Pivot3 Raises $23 million / Refocuses

By: John Honovich, Published on Feb 07, 2012

Last year, we raised concerns that Pivot3 was pivoting away from the surveillance business. Now, Pivot3 has raised a major fundraising round of $23 million lead by Samsung. In this note, we examine how this impacts Pivot3's positioning and why Pivot3 says this show renewed committment and improved focus on the surveillance market.

Let's start with a review of key points:

  • This $23 million brings total Pivot3 fund raising to ~$100 million. The previous round was $25 million raised 2 years ago.
  • As part of the funding, Pivot3 is executing a partnership with Samsung Techwin, a traditional incubment CCTV/security provider.
  • Pivot3 is refocusing on the high end of the video surveillance market rather than the broader approach of the past few years.

We asked Pivot3 about their plans for the surveillance market. They provided this detailed statement:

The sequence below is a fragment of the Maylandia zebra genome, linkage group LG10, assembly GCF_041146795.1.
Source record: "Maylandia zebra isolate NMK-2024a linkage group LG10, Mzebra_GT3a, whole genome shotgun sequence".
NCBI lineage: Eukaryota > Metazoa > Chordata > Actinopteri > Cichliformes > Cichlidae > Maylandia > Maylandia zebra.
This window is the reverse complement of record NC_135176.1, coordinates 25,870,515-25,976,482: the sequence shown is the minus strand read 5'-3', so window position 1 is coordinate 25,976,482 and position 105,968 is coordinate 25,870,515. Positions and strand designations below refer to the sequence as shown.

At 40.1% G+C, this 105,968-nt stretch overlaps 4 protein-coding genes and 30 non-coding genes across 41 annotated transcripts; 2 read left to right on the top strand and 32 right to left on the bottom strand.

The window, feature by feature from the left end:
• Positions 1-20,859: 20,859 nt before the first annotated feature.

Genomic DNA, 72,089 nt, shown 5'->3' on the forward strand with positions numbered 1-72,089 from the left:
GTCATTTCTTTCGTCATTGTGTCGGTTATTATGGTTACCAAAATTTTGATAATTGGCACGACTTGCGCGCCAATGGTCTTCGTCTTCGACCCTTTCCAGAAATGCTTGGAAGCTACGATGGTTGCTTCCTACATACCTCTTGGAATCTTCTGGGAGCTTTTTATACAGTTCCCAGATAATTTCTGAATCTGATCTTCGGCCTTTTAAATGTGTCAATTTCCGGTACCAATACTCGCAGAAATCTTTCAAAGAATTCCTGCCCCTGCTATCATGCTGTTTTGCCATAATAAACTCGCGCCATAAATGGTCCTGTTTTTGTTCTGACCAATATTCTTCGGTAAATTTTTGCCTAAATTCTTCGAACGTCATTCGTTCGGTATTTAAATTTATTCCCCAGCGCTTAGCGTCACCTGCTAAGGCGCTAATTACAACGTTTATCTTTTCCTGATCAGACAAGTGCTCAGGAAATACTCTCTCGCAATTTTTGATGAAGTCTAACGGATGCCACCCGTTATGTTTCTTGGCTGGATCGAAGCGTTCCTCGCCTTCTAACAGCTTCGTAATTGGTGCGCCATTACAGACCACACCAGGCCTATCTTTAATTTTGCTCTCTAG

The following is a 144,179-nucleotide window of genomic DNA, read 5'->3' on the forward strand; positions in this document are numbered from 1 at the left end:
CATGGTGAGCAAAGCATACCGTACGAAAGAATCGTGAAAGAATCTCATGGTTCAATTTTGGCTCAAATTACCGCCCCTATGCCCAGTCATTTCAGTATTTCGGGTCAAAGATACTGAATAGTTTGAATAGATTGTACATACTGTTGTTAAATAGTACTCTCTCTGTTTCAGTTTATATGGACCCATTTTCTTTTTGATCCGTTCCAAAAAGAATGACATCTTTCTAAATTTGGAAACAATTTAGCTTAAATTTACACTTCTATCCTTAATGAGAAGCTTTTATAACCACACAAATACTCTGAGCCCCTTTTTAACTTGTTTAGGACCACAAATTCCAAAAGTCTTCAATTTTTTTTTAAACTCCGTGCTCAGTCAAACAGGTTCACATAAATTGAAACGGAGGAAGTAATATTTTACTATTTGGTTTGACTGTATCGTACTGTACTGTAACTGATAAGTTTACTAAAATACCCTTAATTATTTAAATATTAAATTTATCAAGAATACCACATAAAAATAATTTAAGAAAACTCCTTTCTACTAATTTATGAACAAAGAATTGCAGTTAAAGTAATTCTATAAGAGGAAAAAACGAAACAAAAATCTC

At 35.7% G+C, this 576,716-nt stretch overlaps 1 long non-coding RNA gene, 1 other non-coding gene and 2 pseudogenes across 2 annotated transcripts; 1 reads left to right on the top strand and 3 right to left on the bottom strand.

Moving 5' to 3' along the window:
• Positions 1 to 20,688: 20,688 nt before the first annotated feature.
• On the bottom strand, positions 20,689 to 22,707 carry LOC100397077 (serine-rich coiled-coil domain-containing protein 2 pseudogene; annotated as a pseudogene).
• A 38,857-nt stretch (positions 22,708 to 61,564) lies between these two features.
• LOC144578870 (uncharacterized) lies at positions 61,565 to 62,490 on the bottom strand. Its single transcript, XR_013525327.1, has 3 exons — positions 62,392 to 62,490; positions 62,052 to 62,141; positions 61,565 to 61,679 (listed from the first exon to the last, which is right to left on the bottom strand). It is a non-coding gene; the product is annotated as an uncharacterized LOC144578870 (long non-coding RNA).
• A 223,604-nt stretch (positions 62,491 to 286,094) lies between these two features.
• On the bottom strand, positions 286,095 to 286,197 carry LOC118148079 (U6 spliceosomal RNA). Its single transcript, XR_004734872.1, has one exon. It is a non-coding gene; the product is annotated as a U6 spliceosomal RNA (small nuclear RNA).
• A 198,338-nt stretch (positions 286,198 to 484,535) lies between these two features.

"The size of this $23M funding round, the participation by Samsung, and our promotion of Mark Modica to VP, Business Development Surveillance are clear indicators of our commitment to the surveillance market. In 2011, we probably cast the net a bit too wide in both surveillance and IT. Now, with the leadership of our new chief executive officer, Rich Bravman [link no longer available], we have returned to the laser focus that made us the top supplier of IP SANs to the market. Here are some indicators of how we will play our hand in 2012.

We are heading "North" in the surveillance market, focusing on larger, centralized surveillance installations that are typical in the transportation, government, gaming and city surveillance vertical markets. These markets clearly benefit from the scalability, simplicity and savings inherent in our Serverless Computing technology. And our investment in a world-class support team is most needed for these complex mission-critical systems.   

We see the implosion of proprietary system companies creating a huge opportunity across the globe as customers and integrators race to evaluate open systems alternatives. From New York to Macao, integrators are running pilot programs to manage their risks as customers become more savvy on what choices are available and the influence of IT grows. We've added staff in the UK, Spain, Netherlands, Singapore, Japan, Mexico, and Hong Kong to capitalize on this unique market window.